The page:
Total energy investment fell for the second straight year by 12 percent to $1.7 trillion compared with 2015, the IEA said. Oil and gas investments plunged 26 percent to $650 billion, down by over a quarter in 2016, and electricity generation slipped 5 percent.
"This decline (in energy investment) is attributed to two reasons," IEA chief economist Laszlo Varro told journalists.
Minn.: A Midwest leader for energy storage
Minnesota could become a state leader when it comes to storing renewable energies like wind and solar power.
Efforts to pair solar power with energy storage technology could push the state to the forefront of renewable energy technology while helping to achieve tough greenhouse gas reduction goals more quickly and at lower costs, according to a new study.
The report, titled "Modernizing Minnesota's Grid: An Economic Analysis of Energy Storage Opportunities," comes from the University of Minnesota's Energy Transition Lab, a public-private research collaborative, with assistance from Strategen Consulting of Berkeley, Calif., and grid modeling firm Vibrant Clean Energy LLC of Colorado.
'Steel for fuel': Xcel CEO Ben Fowke on his utility's move to a renewable-centric grid
Even for veterans of the power sector, the pace of the energy transformation can astound.
“If I were talking to you 10 years ago, I don't think I'd be telling you that I think solar is competing with fossil,” said Ben Fowke, CEO of Xcel Energy. “I wouldn't tell you that wind is beating fossil. I am telling you that now.”
Fowke’s utility company serves more than 3 million electricity customers across eight states from Michigan to New Mexico. Last week, Minnesota regulators approved a portion of Xcel’s wind energy expansion in the upper Midwest — a total investment of 1.55 GW of wind that also includes Iowa and the Dakotas.
Lawmakers scramble to advance credit for ailing industry
Senators continue searching for a way to extend a key nuclear production tax credit as the clock ticks for utilities to decide whether to continue or abandon construction on delayed and expensive reactors at two plants in the South.
Under current law, nuclear reactors can only receive the production tax credit if they become active by Dec. 31, 2020. The House passed a bill last month to extend that deadline, allowing reactors put into service after 2021 to take advantage (E&E Daily, June 21).
But Senate backers of the same language have yet to pass it and are exploring options ranging from advancing a stand-alone bill, which is still stuck in committee, to tacking a rider to must-pass legislation.
New York bucks national trend to curb net metering
Utilities are successfully lobbying other state legislatures to dim solar energy.
As New York City co-ops and condominiums – and commercial buildings – continue to embrace solar energy, there are heartening and disheartening trends on the renewable-energy front.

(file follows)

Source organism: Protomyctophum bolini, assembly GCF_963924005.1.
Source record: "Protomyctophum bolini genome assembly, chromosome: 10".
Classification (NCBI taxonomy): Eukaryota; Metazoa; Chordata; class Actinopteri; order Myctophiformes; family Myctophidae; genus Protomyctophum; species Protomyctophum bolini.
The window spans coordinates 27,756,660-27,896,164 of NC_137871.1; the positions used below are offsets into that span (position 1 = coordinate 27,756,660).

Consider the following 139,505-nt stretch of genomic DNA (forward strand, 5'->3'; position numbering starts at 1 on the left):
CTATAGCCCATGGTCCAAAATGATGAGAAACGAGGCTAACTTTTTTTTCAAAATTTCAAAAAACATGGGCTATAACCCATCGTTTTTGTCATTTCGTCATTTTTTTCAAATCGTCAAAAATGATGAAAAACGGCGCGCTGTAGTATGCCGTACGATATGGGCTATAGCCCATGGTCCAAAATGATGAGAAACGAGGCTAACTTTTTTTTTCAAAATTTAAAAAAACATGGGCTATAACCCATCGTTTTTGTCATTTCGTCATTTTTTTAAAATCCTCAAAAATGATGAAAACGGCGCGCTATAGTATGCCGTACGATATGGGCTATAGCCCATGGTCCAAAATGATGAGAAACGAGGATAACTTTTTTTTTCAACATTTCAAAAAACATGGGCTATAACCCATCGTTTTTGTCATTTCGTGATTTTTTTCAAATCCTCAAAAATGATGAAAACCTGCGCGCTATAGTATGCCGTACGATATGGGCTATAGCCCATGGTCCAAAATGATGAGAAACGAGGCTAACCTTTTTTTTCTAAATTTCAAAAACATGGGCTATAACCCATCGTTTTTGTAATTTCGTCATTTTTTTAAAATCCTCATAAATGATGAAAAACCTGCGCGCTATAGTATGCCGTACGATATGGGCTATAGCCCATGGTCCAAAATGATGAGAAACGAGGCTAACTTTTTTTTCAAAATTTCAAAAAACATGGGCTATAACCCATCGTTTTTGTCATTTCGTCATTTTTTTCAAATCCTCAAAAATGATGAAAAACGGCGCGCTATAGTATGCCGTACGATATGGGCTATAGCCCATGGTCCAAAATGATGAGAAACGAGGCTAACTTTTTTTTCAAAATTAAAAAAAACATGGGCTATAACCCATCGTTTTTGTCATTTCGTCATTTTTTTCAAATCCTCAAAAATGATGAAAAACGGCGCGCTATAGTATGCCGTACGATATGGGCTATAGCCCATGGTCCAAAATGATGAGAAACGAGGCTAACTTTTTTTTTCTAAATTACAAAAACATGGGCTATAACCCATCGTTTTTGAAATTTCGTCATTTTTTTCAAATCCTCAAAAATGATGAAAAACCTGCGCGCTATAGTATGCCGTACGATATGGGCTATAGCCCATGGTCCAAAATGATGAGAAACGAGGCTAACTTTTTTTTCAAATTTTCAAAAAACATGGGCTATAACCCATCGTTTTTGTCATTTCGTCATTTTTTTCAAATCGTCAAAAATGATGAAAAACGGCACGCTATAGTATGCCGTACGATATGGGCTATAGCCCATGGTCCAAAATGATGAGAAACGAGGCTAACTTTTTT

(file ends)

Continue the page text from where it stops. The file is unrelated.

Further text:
First the good news. In New York, state-supported solar power has boomed by 800 percent over the past five years, according to Gov. Andrew Cuomo. In New York City, buoyed by incentives, tax credits and falling costs, the number of solar installations has soared from 1,037 to 9,700 since the beginning of 2013 – and there are more than 2,000 new projects in the pipeline. Nationwide, solar and wind energy accounted for a total of 10 percent of the electricity generated in March, the first time these renewable, non-polluting sources reached double digits, according to a new report by the U.S. Energy Information Administration.
Renewable energy set to expand in bellwether Midwest market
Illinois' sweeping energy bill took effect last month, setting the stage for a significant expansion of solar and wind energy in the state. Now comes the hard part — putting legislative language into action.
The Future Energy Jobs Act is perhaps best known for a controversial provision that will provide up to $235 million a year in subsidies for Exelon Corp. nuclear plants (Energywire, Dec. 2, 2016). But the measure also paves the way for investments in energy efficiency and is expected to lead to development of 3,000 megawatts of new solar generation and 1,300 MW of new wind farms over the next 13 years.
A snapshot of the Illinois renewable energy market and the outlook for expansion under the new law were the focus of a policy meeting hosted by the Illinois Commerce Commission (ICC) yesterday.
Fusion energy unlikely before 2050
A consortium of European laboratories and universities has predicted that fusion reactors won't start generating electricity before 2050.
In a revised energy "road map," the European Consortium for the Development of Fusion Energy (EUROfusion) said a demonstration fusion power plant called DEMO won't start running until "early in the second half of the century."
The original version of the "road map," published in 2012, forecast that DEMO could be fully operational by the 2040s and could supply electricity to the grid by 2050.